This generic parts of this page have been updated and moved to the Community Dev website, the parts about GSoC selection process need to be moved to the GSoC section of the ComDev site
All ASF projects are invited to submit their ideas to the SummerOfCode2009 page. Any Apache member and experienced committers can submit ideas using the template on that page. We are looking for as many interesting projects as we can come up with.
ASF Members and committers can volunteer to mentor or co-mentor proposals. Please co-ordinate with existing mentors for proposals before adding your name there. When in doubt about all this, contact code-awards at apache.org (mentors are welcome to subscribe to that list anyway).
Please don't add proposals for which there are no (prospective) Apache mentors available. Please don't add proposals if you have no idea what would be a good proposal.
Interest, even by a qualified student, does not mean that any of those project will automatically go ahead. Depending on the number of projects; the number of people able to mentor and the timing we will probably have to make a smaller selection.
Please subscribe to the email@example.com mailing list to coordinate work between mentors.
Subscriptions to that list will only be accepted from addresses known to belong to ASF committers, so please use your @apache.org address to subscribe if possible, or at least an address that can be matched to your @apache.org address via the ASF's private/committers/info or private/committers/MailAlias.txt data.
How much effort is involved with being a mentor
Most mentors I have spoken to spend between 3 and 5 hours per week with their students. Most of this time is spent encouraging them.
Within the ASF we like to think that the whole project community will help the student just as they would with any other community member. If your project is supportive in this way then you may be able to get away with less time. However, as mentor you are responsible for evaluating the student and helping them deliver on their commitments.
The [GSoC Mentoring Guide|http://en.flossmanuals.net/GSoCMentoringGuide] has much more guidance for mentors.
The Selection Process
A note about eligibility
If your project has any restrictions on who can participate (as is the case with Harmony for example) please be sure to clarify these with potential students as early as possible. It causes unnecessary confusion and dissapointment if a student is awarded a slot but is later found to be ineligible. Don't rely on the fact that the student should have read details on the project web site. You must discuss their eligibility before offering to mentor them. Please also make a note in the webapp stating that you have, as far as possible, confirmed the student is eligble to contribute.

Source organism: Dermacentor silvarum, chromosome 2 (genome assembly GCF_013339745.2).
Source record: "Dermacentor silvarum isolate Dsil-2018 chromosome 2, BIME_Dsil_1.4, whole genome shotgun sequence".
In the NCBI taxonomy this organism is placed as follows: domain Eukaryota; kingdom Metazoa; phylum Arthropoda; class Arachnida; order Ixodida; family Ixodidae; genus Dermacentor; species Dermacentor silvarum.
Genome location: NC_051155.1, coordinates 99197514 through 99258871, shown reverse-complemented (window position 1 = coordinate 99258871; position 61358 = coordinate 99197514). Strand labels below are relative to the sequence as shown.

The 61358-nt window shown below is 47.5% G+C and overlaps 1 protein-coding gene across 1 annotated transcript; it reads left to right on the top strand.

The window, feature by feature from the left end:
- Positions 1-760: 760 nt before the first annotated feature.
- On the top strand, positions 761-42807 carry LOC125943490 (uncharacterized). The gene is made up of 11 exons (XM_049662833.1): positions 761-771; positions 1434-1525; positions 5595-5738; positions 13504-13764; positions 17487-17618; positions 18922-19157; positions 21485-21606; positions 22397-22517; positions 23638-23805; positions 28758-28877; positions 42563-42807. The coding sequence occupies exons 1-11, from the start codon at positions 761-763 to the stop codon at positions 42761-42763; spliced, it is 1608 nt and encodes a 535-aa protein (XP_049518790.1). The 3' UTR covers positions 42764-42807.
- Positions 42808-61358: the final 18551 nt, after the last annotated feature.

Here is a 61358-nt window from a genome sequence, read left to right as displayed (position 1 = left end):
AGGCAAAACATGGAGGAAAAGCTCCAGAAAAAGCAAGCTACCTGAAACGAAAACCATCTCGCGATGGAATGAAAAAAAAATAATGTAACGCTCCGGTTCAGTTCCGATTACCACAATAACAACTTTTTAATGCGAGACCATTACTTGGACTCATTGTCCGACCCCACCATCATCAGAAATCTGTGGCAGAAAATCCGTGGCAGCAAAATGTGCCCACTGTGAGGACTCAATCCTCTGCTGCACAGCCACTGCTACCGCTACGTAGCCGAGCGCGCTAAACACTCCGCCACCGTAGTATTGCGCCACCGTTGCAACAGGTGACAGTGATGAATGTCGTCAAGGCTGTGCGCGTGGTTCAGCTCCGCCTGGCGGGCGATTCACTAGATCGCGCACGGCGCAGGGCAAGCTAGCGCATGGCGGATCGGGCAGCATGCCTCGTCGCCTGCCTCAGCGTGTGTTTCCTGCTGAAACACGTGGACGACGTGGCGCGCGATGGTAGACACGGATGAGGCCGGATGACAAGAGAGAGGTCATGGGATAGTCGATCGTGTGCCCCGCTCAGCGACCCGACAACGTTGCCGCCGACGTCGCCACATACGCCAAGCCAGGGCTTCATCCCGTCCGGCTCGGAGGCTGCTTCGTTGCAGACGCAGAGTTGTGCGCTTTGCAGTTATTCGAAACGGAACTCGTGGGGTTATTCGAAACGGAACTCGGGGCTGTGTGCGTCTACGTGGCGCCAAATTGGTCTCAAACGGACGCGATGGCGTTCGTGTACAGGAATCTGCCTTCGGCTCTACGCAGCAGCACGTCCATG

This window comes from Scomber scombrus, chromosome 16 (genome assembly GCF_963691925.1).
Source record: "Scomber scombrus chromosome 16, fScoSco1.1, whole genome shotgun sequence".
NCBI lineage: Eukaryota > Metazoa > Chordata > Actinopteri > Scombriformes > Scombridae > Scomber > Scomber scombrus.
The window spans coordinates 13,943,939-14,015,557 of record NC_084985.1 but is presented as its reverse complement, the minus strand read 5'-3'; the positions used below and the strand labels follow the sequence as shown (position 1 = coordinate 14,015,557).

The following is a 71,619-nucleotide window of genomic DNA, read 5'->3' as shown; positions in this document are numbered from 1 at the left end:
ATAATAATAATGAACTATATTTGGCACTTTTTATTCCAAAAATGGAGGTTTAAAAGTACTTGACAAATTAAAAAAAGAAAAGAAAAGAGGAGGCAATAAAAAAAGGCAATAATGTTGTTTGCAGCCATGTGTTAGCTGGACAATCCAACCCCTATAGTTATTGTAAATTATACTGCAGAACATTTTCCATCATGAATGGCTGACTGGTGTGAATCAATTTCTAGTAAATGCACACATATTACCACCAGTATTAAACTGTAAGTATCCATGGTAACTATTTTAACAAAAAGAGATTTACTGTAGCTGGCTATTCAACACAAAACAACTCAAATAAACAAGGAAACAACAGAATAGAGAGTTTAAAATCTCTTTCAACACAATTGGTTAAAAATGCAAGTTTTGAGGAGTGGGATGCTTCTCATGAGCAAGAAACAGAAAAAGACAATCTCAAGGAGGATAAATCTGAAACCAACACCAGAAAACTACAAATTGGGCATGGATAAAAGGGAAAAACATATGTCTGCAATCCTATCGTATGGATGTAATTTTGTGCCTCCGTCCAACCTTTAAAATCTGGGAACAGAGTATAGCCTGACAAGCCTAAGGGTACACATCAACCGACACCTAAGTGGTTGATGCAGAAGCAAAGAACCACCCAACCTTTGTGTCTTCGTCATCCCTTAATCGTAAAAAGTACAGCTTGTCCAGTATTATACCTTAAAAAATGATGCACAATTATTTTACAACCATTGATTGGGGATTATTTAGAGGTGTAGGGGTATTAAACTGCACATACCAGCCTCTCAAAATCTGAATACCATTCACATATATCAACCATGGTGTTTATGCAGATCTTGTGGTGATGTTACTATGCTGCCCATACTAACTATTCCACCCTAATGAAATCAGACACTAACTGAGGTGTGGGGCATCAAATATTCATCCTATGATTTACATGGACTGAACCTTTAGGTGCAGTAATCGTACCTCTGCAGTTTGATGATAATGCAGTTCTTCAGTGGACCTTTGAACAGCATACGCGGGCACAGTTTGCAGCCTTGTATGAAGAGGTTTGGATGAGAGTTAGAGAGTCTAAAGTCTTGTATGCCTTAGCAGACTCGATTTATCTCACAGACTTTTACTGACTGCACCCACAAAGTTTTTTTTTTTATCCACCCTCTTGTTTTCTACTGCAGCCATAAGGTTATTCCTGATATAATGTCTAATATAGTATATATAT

Below is a timeline of events appropriate to mentors. Google maintain a complete timeline.
March 18th - Students start engaging with project to discuss applications
March 23th - students are able to submit applications to the GSoC webapp.
April 3rd - Deadline for student applications
Google provide a spiffy webapp (powered by Melange) for ranking project proposals and applications. We use this to allow interested parties to rank applications. There is a useful guide for using the webapp.
April 4th - internal ranking commences (how this is done will be put here and announced on firstname.lastname@example.org)
April 14th - Internal RankingProcess ends
April 15th - GSoC admins* complete the resolution of any clashes in ranking, as described in the RankingProcess (this can happen internally, between mentors, and external between organizations)
April 20st - Google announces Accepted proposals and start notifying students
GSoC coding starts on May 23th, the interim period is the "Community Bonding" period.
The period between April 20th and the start of the programming (May 23th) is intended to be a period of community bonding. this is a period in which students get to know mentors, read documentation, get up to speed to begin working on their projects.
Past experience has shown that this period is very important. Creating a good relationship with your student in this time, when there is no pressure of performance, appears to be key to having a successful student.
May 23th Students begin coding for their GSoC projects
July 6th Mid term evaluations commence
August 17th Pencils down (there is actually a week to do some final polishing but this work does not count to the final evaluaton)
August 24th Final evaluations deadline
* GSoC admins are currently Luciano Resende, Ross Gardler and Bertrand Delacretaz